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December 16, 2002
Volume 80, Number 50
CENEAR 80 50 pp. 40-41
ISSN 0009-2347



Stephen D. Kinrade and Ashley Gillson of Lakehead University, Thunder Bay, Ontario, and Christopher T. G. Knight of the University of Illinois,Urbana-Champaign (UIUC), found the first direct evidence for production of an organosilicate complex by a living system, a diatom [J. Chem. Soc., Dalton Trans., 2002, 307; C&EN, Feb. 11, page 27]. They believe the discovery could jumpstart a new field: silicon biochemistry.

CLICK Model of inhibitor (purple) in the active site of acetylcholinesterase, similar to an inhibitor found experimentally by Sharpless and coworkers using in situ click chemistry.
QUAD The first direct evidence for a G-quadruplex (shown) in a human gene was found by Hurley and coworkers.
K. Barry Sharpless of Scripps and coworkers devised in situ click chemistry--the use of biological or supramolecular recognition sites as templates to promote selective reactions--and used the technique to identify the most powerful inhibitor of the enzyme acetylcholinesterase ever found [Angew. Chem. Int. Ed., 41, 1053 (2002); C&EN, Feb. 11, page 29].

Using nuclear magnetic resonance (NMR) relaxation techniques, Dorothee Kern of Brandeis University and coworkers for the first time detected motions of an enzyme's amino acid residues during an enzyme-catalyzed reaction [Science, 295, 1520 (2002); C&EN, Feb. 25, page 9].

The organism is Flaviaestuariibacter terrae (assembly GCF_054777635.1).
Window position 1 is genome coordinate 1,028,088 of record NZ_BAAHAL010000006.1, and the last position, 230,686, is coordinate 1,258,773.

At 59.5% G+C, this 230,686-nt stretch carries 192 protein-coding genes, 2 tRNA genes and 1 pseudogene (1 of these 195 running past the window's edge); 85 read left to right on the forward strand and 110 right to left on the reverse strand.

Only a handful of naturally occurring fluorinated compounds have been identified, and how they are biosynthesized has been a mystery. David O'Hagan of the University of St. Andrews, Scotland, and coworkers helped solve that puzzle this year by identifying the first-known fluorinase enzyme [Nature, 416, 279 (2002); C&EN, March 25, page 11].

Using chemical genetics--a technique in which small organic molecules are used to determine protein mechanisms and functions and identify useful forms of bioactivity--Stuart L. Schreiber of Harvard University and coworkers discovered a previously unknown glucose signaling pathway in yeast that may be related to a human diabetes-related pathway [Nature, 416, 653 (2002); C&EN, April 15, page 15].

A "Trp-cage miniprotein"--a 20-residue peptide that folds into a 3-D conformation as if it were a larger protein--was designed and characterized by Niels H. Andersen and coworkers at the University of Washington, Seattle [Nat. Struct. Biol., 9, 425 (2002); C&EN, April 29, page 24]. A second group found the observed fold could be reproduced by molecular dynamics [J. Am. Chem. Soc., 124, 11258 (2002)], and a third found that the miniprotein folds in only four microseconds--making it the fastest folding proteinlike system known
J. Am. Chem. Soc., 124, 12952 (2002)].

Proximity ligation, a technique that uses polymerase chain reaction to identify and quantitate proteins, was developed by Ulf Landegren and coworkers at Uppsala University, Sweden [Nat. Biotechnol., 20, 473 (2002); C&EN, May 6, page 43]. They used it to detect a few tens of zeptomoles (40 x 10–21 mol) of platelet-derived growth factor.